Saudi Arabia insists no going back on excess oil production

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Libyan production remains at less than one quarter of its 1.6 million b/d capacity, with output slipping to just 360,000 b/d in August from 390,000 b/d in July because of ongoing technical problems at fields in eastern Libya and continued blockades of other key oil infrastructure across the country.

Last week, the U.S. government’s Energy Information Administration said June oil production was about 9.3 million barrels per day (bpd), down 100,000 bpd from May and 250,000 bpd below the agency’s previous estimate after figures were revised using its new survey-based method.

Emphasizing that the slightest fluctuation in China’s economy hits all markets including the oil market, this official asserted that, “over the past few years, Iran has stood against events like sanctions and falling oil prices; therefore, we are familiar with the country’s economic conditions at the time of low oil prices”.

Supply to the market, both domestically and for export, may differ from production depending on the movement of oil in and out of storage. Saudi Arabian crude oil import shares were almost unchanged in China, Japan, India, South Korea, Taiwan, and Thailand, while declining in Singapore.

Saudi Arabia traditionally burns more crude for power generation during the summer months through to September. But the quandary for Saudi Arabia and Opec is that it has become increasingly apparent that, while lower prices might have forced a cut in USA production, that can be quickly reversed.

Saudi Arabia’s policymakers may now realise that they {can not |can’t} just rely on a policy of aggressive market share defence and expect the high-cost producers to balance the market eventually. If Saudi Arabia continues to increase its refinery input, the amount of crude oil available for export may decline, reducing its crude oil market share not only in Asia but in other regions as well.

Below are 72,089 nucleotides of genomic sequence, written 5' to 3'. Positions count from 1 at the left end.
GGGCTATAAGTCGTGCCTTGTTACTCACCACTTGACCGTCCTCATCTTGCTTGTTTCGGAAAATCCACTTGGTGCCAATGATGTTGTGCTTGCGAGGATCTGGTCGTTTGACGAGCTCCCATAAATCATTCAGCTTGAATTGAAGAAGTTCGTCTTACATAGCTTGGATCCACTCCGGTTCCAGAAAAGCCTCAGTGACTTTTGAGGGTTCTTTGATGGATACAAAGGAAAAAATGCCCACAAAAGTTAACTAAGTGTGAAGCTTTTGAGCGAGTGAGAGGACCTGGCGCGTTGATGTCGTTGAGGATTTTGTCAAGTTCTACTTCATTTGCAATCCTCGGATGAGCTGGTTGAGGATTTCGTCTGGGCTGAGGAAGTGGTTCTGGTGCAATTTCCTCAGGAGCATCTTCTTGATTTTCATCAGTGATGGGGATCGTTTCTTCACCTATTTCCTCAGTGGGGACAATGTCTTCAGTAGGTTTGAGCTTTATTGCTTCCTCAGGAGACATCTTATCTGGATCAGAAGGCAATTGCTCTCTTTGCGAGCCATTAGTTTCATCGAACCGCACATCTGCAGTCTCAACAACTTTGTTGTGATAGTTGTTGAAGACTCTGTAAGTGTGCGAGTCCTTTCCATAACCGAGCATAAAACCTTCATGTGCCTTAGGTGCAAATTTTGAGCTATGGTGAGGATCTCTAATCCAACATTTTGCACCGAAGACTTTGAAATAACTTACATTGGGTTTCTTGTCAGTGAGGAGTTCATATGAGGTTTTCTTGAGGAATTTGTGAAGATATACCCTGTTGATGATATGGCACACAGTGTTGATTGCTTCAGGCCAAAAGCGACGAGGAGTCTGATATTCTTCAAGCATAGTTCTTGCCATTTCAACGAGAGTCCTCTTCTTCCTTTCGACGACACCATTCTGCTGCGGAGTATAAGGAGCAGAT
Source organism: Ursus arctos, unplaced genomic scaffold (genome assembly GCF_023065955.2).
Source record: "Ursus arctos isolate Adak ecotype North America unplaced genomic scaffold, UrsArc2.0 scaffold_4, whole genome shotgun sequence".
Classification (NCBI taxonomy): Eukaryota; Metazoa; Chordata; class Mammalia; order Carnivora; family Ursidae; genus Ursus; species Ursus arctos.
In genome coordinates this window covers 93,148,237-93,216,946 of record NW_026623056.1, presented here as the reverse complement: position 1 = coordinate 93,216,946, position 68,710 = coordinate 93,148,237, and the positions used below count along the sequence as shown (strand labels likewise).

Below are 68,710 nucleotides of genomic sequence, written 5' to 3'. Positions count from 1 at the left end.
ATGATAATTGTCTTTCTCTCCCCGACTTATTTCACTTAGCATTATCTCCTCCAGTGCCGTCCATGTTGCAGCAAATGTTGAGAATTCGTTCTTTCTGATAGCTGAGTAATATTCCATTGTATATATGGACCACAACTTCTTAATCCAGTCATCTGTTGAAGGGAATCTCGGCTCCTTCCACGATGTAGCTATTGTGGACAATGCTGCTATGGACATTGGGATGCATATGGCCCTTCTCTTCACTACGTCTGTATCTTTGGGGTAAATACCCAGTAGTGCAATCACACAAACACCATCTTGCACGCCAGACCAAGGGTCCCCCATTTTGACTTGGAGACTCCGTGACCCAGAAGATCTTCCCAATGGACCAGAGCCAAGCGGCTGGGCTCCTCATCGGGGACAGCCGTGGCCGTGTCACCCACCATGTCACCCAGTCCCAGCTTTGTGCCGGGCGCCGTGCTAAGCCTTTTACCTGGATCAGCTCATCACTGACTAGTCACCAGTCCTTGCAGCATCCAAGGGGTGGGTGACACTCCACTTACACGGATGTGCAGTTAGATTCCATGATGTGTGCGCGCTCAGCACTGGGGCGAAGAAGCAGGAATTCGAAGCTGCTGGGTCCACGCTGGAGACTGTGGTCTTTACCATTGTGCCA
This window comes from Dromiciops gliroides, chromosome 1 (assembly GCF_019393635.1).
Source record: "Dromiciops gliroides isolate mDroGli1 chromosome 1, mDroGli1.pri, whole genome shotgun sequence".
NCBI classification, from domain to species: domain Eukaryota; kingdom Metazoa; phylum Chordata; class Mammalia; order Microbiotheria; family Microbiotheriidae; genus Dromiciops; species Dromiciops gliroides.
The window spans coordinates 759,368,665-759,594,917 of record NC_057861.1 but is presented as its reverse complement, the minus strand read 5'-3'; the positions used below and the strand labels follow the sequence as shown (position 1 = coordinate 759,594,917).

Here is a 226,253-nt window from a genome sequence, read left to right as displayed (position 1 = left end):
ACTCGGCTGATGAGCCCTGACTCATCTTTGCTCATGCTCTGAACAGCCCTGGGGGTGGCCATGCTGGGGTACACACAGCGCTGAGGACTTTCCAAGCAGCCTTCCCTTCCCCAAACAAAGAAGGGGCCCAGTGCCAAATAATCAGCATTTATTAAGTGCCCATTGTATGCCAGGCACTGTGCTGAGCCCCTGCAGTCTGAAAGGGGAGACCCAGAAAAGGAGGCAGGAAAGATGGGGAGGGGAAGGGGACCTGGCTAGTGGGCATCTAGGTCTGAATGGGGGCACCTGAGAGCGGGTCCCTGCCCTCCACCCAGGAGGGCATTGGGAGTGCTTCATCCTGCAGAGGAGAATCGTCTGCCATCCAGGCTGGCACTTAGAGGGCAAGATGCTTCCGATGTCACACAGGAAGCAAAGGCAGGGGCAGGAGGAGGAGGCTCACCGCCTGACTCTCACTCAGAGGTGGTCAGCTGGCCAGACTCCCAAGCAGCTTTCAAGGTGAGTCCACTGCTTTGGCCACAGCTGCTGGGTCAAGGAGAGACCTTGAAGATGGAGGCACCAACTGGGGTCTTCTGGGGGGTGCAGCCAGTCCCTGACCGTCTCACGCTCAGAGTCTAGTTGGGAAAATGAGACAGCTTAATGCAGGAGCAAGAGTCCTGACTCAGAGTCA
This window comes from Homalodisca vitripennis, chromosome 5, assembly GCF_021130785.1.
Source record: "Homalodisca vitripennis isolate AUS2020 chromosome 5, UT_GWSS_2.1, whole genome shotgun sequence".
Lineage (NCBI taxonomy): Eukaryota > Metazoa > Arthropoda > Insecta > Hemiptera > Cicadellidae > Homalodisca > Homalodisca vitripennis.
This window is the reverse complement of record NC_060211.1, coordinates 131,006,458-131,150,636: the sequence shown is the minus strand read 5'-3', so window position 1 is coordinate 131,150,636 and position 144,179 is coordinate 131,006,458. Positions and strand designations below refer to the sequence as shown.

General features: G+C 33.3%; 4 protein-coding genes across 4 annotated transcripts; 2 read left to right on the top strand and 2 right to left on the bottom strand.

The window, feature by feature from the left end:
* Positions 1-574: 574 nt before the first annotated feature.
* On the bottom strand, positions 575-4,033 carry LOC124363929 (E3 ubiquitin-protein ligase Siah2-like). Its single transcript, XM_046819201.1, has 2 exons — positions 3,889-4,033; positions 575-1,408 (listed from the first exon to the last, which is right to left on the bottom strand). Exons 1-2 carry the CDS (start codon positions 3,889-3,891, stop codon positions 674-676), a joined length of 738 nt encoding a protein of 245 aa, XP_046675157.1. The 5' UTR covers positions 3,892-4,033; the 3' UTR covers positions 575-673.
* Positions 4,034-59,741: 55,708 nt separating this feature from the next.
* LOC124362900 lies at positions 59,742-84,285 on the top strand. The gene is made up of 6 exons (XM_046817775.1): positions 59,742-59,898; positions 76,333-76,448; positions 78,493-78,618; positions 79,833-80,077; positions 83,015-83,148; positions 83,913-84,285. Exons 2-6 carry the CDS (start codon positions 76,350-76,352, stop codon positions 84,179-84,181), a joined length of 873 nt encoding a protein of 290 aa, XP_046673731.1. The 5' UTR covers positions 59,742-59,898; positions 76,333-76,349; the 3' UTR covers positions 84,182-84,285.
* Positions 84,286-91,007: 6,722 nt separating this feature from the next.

Furthermore, with Iran preparing to increase supply once worldwide sanctions are removed, the battle for market share that initially appeared to be focused on non-OPEC producers is now also raging within OPEC itself.

Zanganeh further enumerated three main causes of the decline in oil prices as strengthening of USA dollar against euro, economic surplus, and economic crisis adding that, “having a multi-trillion-dollar economy, China exerts a significant effect on the world market“.

Saudi Arabia increased production and kept its export levels high, enabling it to maintain its market share in these countries.

 

In the first half of 2015, Saudi Arabia exported, on average, 4.4 million bpd of crude oil to seven major trading partners in Asia, making up more than half of Saudi Arabia’s total crude oil exports over that period.

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